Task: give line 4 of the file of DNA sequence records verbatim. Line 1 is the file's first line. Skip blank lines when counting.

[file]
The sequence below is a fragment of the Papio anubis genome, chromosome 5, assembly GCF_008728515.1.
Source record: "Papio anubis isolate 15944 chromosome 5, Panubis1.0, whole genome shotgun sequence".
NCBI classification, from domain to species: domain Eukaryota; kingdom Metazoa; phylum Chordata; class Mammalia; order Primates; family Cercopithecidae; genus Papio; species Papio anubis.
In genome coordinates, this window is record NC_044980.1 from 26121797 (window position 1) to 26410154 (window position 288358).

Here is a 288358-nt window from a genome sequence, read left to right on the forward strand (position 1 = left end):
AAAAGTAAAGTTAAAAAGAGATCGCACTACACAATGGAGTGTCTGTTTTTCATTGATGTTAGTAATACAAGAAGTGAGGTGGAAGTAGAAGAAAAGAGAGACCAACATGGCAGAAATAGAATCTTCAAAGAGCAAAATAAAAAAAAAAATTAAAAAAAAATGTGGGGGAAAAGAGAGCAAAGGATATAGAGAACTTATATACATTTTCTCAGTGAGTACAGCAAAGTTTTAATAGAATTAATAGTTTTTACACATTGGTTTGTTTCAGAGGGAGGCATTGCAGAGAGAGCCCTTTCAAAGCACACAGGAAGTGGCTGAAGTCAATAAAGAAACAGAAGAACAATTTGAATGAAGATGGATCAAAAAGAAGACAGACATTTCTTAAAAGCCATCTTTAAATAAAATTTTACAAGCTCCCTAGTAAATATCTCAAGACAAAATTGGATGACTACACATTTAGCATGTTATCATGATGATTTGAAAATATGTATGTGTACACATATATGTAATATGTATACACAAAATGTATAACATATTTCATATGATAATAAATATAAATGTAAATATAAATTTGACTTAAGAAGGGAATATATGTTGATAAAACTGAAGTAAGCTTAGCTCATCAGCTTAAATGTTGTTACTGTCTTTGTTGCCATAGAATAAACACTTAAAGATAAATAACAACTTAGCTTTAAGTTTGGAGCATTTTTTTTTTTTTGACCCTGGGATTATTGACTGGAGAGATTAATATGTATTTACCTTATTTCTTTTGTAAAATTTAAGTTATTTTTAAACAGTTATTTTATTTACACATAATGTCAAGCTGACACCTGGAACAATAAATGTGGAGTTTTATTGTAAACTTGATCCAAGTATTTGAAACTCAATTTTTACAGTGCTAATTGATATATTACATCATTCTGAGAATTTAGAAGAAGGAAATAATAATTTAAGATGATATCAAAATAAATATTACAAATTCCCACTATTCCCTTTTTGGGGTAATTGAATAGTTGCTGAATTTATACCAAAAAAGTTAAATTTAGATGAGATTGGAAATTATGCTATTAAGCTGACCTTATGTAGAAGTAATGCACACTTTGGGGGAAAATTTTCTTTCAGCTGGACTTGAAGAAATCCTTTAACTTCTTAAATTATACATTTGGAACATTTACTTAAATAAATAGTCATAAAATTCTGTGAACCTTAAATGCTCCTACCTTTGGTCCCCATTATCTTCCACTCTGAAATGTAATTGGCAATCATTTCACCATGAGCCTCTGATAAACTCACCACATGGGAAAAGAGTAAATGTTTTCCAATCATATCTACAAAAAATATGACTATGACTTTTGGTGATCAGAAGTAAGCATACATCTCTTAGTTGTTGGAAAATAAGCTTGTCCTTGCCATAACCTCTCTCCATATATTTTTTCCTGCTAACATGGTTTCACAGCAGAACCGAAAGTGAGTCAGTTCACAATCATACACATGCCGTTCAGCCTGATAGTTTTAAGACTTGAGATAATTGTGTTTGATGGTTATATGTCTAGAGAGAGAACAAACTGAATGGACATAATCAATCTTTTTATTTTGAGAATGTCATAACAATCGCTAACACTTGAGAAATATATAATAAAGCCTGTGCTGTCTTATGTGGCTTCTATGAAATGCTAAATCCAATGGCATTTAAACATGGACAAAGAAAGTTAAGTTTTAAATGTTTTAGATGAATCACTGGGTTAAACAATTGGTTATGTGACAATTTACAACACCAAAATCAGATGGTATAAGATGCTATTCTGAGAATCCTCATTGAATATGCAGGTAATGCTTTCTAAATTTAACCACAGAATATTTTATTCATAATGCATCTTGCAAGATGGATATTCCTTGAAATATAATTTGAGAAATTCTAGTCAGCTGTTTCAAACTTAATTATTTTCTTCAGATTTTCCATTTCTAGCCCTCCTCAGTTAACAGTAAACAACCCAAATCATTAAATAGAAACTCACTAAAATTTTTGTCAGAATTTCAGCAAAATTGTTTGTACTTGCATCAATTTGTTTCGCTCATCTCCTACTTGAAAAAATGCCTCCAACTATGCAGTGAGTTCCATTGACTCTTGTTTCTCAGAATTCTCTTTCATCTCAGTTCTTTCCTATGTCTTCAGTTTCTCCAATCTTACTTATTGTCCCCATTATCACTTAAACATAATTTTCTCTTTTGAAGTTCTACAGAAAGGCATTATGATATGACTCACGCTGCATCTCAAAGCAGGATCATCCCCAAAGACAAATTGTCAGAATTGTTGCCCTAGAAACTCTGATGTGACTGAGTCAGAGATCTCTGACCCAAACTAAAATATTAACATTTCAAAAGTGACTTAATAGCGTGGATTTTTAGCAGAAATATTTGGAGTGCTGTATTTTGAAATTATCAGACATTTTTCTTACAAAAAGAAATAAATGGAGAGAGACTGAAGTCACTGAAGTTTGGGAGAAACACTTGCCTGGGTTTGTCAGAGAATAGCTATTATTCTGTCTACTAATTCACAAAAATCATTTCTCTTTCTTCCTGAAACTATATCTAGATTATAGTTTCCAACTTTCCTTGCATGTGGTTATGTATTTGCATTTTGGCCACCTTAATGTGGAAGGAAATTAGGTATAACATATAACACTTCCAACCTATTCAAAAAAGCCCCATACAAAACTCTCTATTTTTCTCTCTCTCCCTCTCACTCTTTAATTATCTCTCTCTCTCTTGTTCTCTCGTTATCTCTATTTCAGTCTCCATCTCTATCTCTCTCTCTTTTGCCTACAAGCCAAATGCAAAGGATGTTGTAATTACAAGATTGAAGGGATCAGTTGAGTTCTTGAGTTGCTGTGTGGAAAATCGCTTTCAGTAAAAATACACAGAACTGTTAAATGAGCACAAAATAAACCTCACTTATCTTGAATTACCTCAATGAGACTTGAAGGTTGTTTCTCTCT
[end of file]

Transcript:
In genome coordinates, this window is record NC_044980.1 from 26121797 (window position 1) to 26410154 (window position 288358).